Movie Review: MALEFICENT
Every once in a while, a role comes along that’s so perfectly embodied by an actor that you can’t imagine anyone else playing that character. Such is the case with Angelina Jolie in the titular role of Disney’s Maleficent, which provides back story for the villainess from the animated classic Sleeping Beauty. The casting is a bit obvious because we know Jolie can play dark and edgy characters, but what’s surprising is that she’s also funny in this movie.
The retelling of the well-known fairy tale also contains a few other surprising updates (which I’ll be vague about to avoid spoiling). We start with Maleficent as a young fairy with big powerful wings who guards the moors, a place that’s home to all kinds of magical creatures. Her heart is bright and she falls in love with an orphan boy who declares someday he’ll live in the castle in the land adjacent to the moors.
Fast forward to Jolie as the adult Maleficent, who leads her people into battle against the king of the neighboring land who’s looking to expand his kingdom. The outcome of the battle leads to Maleficent being horribly betrayed by the boy she thought was her true love. Enter the angry, vengeful fairy.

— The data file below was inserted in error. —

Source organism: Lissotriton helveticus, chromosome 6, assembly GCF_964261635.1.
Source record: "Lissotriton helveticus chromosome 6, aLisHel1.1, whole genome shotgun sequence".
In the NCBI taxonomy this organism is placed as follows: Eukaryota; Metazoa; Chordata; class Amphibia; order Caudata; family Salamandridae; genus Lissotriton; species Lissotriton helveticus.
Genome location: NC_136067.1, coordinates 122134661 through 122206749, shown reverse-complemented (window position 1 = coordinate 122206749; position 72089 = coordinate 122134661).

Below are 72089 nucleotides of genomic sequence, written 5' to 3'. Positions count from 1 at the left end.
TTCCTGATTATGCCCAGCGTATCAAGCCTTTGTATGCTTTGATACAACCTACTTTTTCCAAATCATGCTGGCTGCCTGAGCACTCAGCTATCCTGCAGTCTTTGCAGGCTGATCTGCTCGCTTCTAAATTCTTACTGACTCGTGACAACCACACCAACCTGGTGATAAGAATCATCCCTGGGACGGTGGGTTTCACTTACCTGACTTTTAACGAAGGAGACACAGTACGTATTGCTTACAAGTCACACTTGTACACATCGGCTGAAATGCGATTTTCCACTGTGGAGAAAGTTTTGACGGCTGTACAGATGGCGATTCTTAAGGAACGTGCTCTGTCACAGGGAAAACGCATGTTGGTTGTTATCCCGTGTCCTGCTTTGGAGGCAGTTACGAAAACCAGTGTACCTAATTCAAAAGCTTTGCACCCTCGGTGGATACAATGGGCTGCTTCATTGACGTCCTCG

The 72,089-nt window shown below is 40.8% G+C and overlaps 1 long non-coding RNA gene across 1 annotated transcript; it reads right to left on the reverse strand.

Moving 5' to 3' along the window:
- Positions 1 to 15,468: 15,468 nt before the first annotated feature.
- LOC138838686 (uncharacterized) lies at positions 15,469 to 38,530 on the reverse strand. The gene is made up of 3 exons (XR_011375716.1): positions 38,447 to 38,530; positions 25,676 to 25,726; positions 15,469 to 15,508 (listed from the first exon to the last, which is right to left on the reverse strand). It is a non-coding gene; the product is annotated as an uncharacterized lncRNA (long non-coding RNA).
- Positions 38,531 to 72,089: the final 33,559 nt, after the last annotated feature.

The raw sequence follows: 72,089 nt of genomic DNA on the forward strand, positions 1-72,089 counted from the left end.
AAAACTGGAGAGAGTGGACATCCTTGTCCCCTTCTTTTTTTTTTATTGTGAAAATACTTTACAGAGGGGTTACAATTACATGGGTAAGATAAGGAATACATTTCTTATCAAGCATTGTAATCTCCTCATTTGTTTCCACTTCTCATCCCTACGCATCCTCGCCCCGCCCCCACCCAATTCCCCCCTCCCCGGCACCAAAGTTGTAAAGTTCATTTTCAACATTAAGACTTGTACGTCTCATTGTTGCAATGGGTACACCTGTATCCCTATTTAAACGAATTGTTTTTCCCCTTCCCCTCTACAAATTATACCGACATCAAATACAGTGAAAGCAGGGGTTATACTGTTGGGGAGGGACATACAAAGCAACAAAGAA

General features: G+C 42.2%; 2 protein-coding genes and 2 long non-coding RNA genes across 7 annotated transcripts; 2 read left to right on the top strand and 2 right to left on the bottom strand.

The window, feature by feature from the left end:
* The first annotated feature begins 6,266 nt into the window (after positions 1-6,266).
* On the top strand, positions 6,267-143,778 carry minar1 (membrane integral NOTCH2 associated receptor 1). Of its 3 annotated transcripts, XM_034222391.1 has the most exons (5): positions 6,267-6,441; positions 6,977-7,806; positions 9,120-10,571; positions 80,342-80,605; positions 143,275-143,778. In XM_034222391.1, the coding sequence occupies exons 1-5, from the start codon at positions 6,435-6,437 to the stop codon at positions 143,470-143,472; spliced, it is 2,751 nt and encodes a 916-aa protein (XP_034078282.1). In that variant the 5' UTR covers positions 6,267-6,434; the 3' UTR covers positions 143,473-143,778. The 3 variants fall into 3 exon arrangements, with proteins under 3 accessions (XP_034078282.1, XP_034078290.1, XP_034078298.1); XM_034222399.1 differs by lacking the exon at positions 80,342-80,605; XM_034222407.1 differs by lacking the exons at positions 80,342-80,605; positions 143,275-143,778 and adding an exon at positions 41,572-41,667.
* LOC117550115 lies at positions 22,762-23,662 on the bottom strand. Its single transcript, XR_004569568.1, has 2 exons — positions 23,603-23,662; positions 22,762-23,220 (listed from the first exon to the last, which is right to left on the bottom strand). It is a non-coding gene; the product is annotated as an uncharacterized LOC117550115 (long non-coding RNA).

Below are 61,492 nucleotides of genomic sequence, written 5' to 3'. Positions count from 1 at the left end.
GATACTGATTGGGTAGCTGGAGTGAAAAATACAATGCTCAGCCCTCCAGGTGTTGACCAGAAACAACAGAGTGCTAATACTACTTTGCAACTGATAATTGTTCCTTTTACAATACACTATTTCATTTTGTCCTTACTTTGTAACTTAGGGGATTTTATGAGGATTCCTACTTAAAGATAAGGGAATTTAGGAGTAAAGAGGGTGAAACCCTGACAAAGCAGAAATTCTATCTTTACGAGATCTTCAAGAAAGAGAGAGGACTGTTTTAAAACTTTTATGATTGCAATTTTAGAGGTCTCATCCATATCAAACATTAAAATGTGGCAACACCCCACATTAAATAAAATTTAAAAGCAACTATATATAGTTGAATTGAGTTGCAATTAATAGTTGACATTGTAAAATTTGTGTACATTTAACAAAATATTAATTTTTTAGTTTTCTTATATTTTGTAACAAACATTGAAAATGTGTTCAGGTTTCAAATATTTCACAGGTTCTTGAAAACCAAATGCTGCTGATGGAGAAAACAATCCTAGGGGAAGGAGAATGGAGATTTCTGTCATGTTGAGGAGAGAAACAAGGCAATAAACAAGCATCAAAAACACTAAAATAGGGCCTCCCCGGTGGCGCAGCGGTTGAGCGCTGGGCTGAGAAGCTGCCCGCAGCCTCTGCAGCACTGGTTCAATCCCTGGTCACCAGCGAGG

The story then treads familiar territory with the cursing of the infant princess Aurora, who shall prick her finger on a spindle on her sixteenth birthday and fall into a death-like sleep and can only be awoken by true love’s kiss. Maleficent is being snarky there because she no longer believes true love exists.
But while the story still contains the classic elements—the fire-breathing dragon, a young prince, the three pixies who raise Aurora in the woods—it also takes off in new directions. It redefines true love and showcases female empowerment. This is the second Disney movie in a row I’ve seen (after Frozen) where the women are in control and don’t need saving by some guy. In light of the misogyny in recent news, this is a welcome thing.
The main reason to see Maleficent, though, is Jolie. She commands the screen whether she’s being big and powerful, vulnerable, or funny. An actor with less screen presence might’ve been swallowed up by the dramatic costumes and horns and awesome wings, but Jolie wears them, not the other way around.
The movie veers into kiddie land with technicolor magical creatures flitting about while the teenage Aurora (Elle Fanning) looks on in wonder, and some plot points are underdeveloped, but Jolie will keep the adults entertained.
Nerd verdict: Jolie is a magnificent Maleficent
Photos: Walt Disney Pictures